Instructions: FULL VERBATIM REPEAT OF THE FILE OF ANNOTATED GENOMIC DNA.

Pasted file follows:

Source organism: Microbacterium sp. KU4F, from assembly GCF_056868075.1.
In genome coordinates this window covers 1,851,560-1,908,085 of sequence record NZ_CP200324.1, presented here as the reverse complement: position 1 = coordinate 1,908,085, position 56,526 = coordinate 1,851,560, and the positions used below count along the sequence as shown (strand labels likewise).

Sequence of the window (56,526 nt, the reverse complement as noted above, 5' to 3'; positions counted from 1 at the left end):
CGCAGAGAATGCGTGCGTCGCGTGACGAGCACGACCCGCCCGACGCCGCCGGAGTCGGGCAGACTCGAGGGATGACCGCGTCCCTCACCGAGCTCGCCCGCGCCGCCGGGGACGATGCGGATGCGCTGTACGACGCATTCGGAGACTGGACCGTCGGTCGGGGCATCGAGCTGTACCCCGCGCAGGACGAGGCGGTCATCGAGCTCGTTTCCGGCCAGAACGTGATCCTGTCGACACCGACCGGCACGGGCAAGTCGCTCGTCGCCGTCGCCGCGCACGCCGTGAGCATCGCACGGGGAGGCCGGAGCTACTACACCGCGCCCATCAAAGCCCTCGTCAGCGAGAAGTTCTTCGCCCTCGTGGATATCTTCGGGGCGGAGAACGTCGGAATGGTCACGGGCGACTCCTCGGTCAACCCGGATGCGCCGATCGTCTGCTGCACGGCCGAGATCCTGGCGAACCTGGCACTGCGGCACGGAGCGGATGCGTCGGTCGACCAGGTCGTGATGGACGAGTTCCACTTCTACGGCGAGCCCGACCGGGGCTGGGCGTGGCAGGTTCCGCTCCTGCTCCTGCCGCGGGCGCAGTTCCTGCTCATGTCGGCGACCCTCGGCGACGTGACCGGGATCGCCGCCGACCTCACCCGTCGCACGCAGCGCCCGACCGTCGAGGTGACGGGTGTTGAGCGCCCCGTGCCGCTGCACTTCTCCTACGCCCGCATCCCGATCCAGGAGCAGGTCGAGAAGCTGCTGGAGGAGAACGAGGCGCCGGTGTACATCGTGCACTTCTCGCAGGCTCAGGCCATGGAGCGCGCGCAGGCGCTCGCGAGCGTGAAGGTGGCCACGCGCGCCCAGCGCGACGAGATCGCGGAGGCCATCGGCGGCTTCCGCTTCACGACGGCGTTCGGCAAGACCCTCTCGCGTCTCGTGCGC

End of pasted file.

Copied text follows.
Source organism: Microbacterium sp. KU4F, from assembly GCF_056868075.1.
In genome coordinates this window covers 1,851,560-1,908,085 of sequence record NZ_CP200324.1, presented here as the reverse complement: position 1 = coordinate 1,908,085, position 56,526 = coordinate 1,851,560, and the positions used below count along the sequence as shown (strand labels likewise).

Sequence of the window (56,526 nt, the reverse complement as noted above, 5' to 3'; positions counted from 1 at the left end):
CGCAGAGAATGCGTGCGTCGCGTGACGAGCACGACCCGCCCGACGCCGCCGGAGTCGGGCAGACTCGAGGGATGACCGCGTCCCTCACCGAGCTCGCCCGCGCCGCCGGGGACGATGCGGATGCGCTGTACGACGCATTCGGAGACTGGACCGTCGGTCGGGGCATCGAGCTGTACCCCGCGCAGGACGAGGCGGTCATCGAGCTCGTTTCCGGCCAGAACGTGATCCTGTCGACACCGACCGGCACGGGCAAGTCGCTCGTCGCCGTCGCCGCGCACGCCGTGAGCATCGCACGGGGAGGCCGGAGCTACTACACCGCGCCCATCAAAGCCCTCGTCAGCGAGAAGTTCTTCGCCCTCGTGGATATCTTCGGGGCGGAGAACGTCGGAATGGTCACGGGCGACTCCTCGGTCAACCCGGATGCGCCGATCGTCTGCTGCACGGCCGAGATCCTGGCGAACCTGGCACTGCGGCACGGAGCGGATGCGTCGGTCGACCAGGTCGTGATGGACGAGTTCCACTTCTACGGCGAGCCCGACCGGGGCTGGGCGTGGCAGGTTCCGCTCCTGCTCCTGCCGCGGGCGCAGTTCCTGCTCATGTCGGCGACCCTCGGCGACGTGACCGGGATCGCCGCCGACCTCACCCGTCGCACGCAGCGCCCGACCGTCGAGGTGACGGGTGTTGAGCGCCCCGTGCCGCTGCACTTCTCCTACGCCCGCATCCCGATCCAGGAGCAGGTCGAGAAGCTGCTGGAGGAGAACGAGGCGCCGGTGTACATCGTGCACTTCTCGCAGGCTCAGGCCATGGAGCGCGCGCAGGCGCTCGCGAGCGTGAAGGTGGCCACGCGCGCCCAGCGCGACGAGATCGCGGAGGCCATCGGCGGCTTCCGCTTCACGACGGCGTTCGGCAAGACCCTCTCGCGTCTCGTGCGC